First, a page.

Lawrence Rudolph, a wealthy dentist and big game hunter, has been found guilty of murdering his wife Bianca Rudolph while on a hunting trip in Africa. Along with murder, a Colorado, federal court jury also convicted Lawrence, 67, of mail fraud in Denver Monday.
His girlfriend Lori Milliron was also found guilty of being an accessory, obstruction of justice, and two counts of perjury. As for the other three counts of perjury she was facing, Milliron was found not guilty.
Lawrence Claimed His Wife Accidentally Shot Herself with a Shotgun
After a three-week trial, the jury found the dentist did kill his wife in 2016. He initially claimed she must have shot herself as she packed her gun away following their hunting Safari in Zambia. The couple was getting ready to leave their hunting camp in Kafue National Park on the morning of Oct. 11 when Bianca died from a fatal shotgun blast to the chest.
Per the AP, Larry testified that a shotgun the pair had obtained to hunt a leopard accidentally went off. He said that he was in the bathroom when he heard the gunfire and found his wife bleeding on the floor afterward.
Lawrence was Having an Affair with Another Woman
Prosecutors alleged he killed his wife of 34 years so he could collect millions of dollars in life insurance benefits and continue his relationship with his girlfriend Milliron, who was being tried alongside Lawrence.
During the trial held in U.S. District Court in Denver, a federal prosecutor claimed Lawrence admitted to the killing while at dinner with Milliron at a Phoenix steakhouse when he learned in 2020 that the FBI was investigating his wife's death, the Associated Press reported.
Federal authorities got involved in the case after a friend of Bianca's told authorities on Oct. 27, 2016, that she wanted the FBI to investigate her friend's death because she suspected foul play, claiming that Lawrence had cheated on his wife and had been having an affair at the time of her death.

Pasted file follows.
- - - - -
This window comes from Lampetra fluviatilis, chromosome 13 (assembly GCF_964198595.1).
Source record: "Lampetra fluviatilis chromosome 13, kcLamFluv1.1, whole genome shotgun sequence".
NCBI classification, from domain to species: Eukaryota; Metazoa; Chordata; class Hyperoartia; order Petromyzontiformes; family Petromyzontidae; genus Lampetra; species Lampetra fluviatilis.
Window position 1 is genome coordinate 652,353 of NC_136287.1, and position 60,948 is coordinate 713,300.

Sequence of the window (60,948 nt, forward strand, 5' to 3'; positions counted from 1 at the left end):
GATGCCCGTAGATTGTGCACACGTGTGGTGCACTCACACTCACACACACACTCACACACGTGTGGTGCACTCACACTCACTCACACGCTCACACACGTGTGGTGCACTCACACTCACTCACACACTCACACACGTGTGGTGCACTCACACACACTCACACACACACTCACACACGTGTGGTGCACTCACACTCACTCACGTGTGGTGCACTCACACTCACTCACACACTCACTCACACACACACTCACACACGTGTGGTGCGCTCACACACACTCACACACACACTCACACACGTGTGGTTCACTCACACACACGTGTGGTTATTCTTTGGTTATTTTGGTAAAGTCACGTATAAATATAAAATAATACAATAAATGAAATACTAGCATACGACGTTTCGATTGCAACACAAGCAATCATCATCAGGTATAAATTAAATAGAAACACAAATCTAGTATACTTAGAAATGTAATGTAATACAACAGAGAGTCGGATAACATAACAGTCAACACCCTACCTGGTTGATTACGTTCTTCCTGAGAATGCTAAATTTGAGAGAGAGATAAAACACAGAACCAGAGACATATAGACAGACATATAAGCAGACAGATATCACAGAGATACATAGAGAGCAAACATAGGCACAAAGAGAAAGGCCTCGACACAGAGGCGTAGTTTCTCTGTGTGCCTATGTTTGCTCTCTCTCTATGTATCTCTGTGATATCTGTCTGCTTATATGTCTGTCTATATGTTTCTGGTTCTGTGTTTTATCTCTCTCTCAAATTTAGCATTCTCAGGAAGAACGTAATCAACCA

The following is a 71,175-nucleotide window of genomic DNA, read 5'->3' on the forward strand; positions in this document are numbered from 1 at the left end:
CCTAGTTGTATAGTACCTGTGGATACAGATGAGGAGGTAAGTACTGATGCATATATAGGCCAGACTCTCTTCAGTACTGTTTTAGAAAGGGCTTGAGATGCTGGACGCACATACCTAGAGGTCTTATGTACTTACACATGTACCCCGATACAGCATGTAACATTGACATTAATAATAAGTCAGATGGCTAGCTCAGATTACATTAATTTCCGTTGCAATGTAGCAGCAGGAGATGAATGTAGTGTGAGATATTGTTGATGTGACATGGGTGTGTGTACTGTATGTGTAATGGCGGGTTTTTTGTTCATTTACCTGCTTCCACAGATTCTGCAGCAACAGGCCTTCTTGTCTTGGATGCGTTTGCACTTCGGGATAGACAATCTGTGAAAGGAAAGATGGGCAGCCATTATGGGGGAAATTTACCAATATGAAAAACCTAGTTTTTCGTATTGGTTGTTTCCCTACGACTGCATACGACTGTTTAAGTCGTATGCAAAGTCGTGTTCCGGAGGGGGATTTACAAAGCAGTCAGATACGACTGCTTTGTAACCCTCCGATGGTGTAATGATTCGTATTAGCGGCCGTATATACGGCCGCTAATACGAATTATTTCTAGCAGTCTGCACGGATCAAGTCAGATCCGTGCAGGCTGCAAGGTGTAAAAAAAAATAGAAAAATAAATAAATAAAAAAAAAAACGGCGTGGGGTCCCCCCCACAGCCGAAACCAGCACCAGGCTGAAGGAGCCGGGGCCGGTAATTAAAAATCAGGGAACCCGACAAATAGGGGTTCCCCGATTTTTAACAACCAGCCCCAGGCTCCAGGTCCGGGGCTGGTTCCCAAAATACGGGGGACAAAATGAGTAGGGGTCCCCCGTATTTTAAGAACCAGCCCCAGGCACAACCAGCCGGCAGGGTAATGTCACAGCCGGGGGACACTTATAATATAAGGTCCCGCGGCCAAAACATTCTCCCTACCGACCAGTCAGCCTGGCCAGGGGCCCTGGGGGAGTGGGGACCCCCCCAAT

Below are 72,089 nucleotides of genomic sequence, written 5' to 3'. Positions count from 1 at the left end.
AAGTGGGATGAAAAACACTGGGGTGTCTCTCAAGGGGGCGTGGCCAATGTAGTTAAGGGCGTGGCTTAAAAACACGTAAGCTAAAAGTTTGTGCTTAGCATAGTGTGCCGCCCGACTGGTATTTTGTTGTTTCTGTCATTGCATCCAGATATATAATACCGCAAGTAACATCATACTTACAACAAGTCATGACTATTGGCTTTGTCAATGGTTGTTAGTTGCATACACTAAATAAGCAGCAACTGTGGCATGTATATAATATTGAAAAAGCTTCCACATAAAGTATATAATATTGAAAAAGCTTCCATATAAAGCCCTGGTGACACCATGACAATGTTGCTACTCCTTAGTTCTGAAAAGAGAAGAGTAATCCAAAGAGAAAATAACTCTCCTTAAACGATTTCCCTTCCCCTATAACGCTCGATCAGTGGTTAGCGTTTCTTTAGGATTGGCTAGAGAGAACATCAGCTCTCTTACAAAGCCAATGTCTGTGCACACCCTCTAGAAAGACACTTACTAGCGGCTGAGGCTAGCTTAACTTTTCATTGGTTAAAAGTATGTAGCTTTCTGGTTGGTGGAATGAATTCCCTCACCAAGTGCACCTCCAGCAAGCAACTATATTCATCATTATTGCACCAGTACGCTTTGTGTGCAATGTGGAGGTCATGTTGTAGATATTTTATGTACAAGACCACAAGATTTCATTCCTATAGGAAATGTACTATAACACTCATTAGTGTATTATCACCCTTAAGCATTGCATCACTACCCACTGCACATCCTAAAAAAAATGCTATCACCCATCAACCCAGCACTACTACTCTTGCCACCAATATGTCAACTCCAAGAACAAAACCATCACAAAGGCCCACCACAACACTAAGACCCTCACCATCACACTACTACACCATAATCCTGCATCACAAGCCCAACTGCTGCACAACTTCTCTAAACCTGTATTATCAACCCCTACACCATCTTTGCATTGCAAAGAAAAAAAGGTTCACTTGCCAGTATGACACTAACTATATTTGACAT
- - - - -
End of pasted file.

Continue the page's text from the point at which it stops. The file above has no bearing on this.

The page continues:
During the trial, Lawrence testified that he had an open relationship with his wife and said they were "reasonably happy" with that decision, according to AP.
Medical Examiner Ruled Out Accidental Death
Shortly after the incident, investigators state that Rudolph called the U.S Embassy to report that his wife had died "of an accidental gunshot round" before quickly turning the conversation "to the issue of cremating Bianca's body and leaving the country."
The cremation request was granted just two days after the fatal incident—a decision that prompted the embassy consular chief to tell the FBI he "had a bad feeling about the situation, which he thought was moving too quickly." As a result, he traveled to (the Zambian funeral home) with two others from the embassy to take photographs of the body and preserve any potential evidence,"
The consular chief took several pictures of the gunshot wound and used a scale to measure it. He said it was not a contact wound as there were no burns around it, the FBI said. He estimated the distance between the muzzle of the shotgun when it fired and Bianca Rudolph's chest at 6½ to 8 feet, the complaint said.
Lawrence Collected $4.8 Million in Bianca's Insurance Payouts
As investigators began to review Rudolph's life, they noticed that there were several life and accidental death policies for Bianca at the time of her death, including some originally purchased in 1987 and "updated and adjusted into 2016." Investigators note there were nine policies in Bianca's name, altogether totaling $4,877,744.93.
During interviews with insurance companies, the unnamed professional hunting guide had to retell his story of the events, including speculating how Bianca may have been able to shoot herself with the full-length sporting barrel gun. The affidavit states, "each of the insurance companies... ultimately concluded that the relevant policy should be paid."